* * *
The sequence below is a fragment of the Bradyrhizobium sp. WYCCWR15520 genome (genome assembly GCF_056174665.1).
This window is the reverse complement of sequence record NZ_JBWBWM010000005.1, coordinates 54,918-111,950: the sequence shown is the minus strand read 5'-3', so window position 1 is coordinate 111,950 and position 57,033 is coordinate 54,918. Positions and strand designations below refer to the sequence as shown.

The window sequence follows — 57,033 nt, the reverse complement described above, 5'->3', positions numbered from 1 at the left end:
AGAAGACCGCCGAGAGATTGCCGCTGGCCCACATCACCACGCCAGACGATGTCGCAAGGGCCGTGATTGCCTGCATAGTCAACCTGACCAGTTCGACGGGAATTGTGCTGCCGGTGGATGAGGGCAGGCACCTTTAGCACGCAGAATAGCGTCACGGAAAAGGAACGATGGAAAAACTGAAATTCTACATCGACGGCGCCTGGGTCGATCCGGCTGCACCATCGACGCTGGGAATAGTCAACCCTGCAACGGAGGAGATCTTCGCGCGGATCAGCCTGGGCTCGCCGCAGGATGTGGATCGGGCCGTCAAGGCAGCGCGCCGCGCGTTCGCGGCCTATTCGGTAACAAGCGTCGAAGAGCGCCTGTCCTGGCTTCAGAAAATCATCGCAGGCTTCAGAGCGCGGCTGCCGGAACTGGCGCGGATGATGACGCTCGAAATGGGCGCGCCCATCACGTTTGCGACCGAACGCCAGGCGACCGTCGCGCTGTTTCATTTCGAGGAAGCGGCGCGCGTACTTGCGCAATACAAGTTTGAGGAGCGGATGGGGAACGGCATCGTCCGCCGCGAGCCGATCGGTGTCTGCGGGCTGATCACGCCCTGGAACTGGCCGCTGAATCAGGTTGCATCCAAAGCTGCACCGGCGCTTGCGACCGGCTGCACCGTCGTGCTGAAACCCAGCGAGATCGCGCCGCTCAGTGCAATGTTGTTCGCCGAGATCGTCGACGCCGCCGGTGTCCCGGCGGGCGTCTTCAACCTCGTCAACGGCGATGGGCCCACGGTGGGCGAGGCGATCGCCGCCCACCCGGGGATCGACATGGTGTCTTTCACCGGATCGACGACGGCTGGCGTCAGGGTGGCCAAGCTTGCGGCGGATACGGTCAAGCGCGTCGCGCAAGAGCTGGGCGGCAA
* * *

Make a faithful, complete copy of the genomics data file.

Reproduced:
The sequence below is a fragment of the Bradyrhizobium sp. WYCCWR15520 genome (genome assembly GCF_056174665.1).
This window is the reverse complement of sequence record NZ_JBWBWM010000005.1, coordinates 54,918-111,950: the sequence shown is the minus strand read 5'-3', so window position 1 is coordinate 111,950 and position 57,033 is coordinate 54,918. Positions and strand designations below refer to the sequence as shown.

The window sequence follows — 57,033 nt, the reverse complement described above, 5'->3', positions numbered from 1 at the left end:
AGAAGACCGCCGAGAGATTGCCGCTGGCCCACATCACCACGCCAGACGATGTCGCAAGGGCCGTGATTGCCTGCATAGTCAACCTGACCAGTTCGACGGGAATTGTGCTGCCGGTGGATGAGGGCAGGCACCTTTAGCACGCAGAATAGCGTCACGGAAAAGGAACGATGGAAAAACTGAAATTCTACATCGACGGCGCCTGGGTCGATCCGGCTGCACCATCGACGCTGGGAATAGTCAACCCTGCAACGGAGGAGATCTTCGCGCGGATCAGCCTGGGCTCGCCGCAGGATGTGGATCGGGCCGTCAAGGCAGCGCGCCGCGCGTTCGCGGCCTATTCGGTAACAAGCGTCGAAGAGCGCCTGTCCTGGCTTCAGAAAATCATCGCAGGCTTCAGAGCGCGGCTGCCGGAACTGGCGCGGATGATGACGCTCGAAATGGGCGCGCCCATCACGTTTGCGACCGAACGCCAGGCGACCGTCGCGCTGTTTCATTTCGAGGAAGCGGCGCGCGTACTTGCGCAATACAAGTTTGAGGAGCGGATGGGGAACGGCATCGTCCGCCGCGAGCCGATCGGTGTCTGCGGGCTGATCACGCCCTGGAACTGGCCGCTGAATCAGGTTGCATCCAAAGCTGCACCGGCGCTTGCGACCGGCTGCACCGTCGTGCTGAAACCCAGCGAGATCGCGCCGCTCAGTGCAATGTTGTTCGCCGAGATCGTCGACGCCGCCGGTGTCCCGGCGGGCGTCTTCAACCTCGTCAACGGCGATGGGCCCACGGTGGGCGAGGCGATCGCCGCCCACCCGGGGATCGACATGGTGTCTTTCACCGGATCGACGACGGCTGGCGTCAGGGTGGCCAAGCTTGCGGCGGATACGGTCAAGCGCGTCGCGCAAGAGCTGGGCGGCAA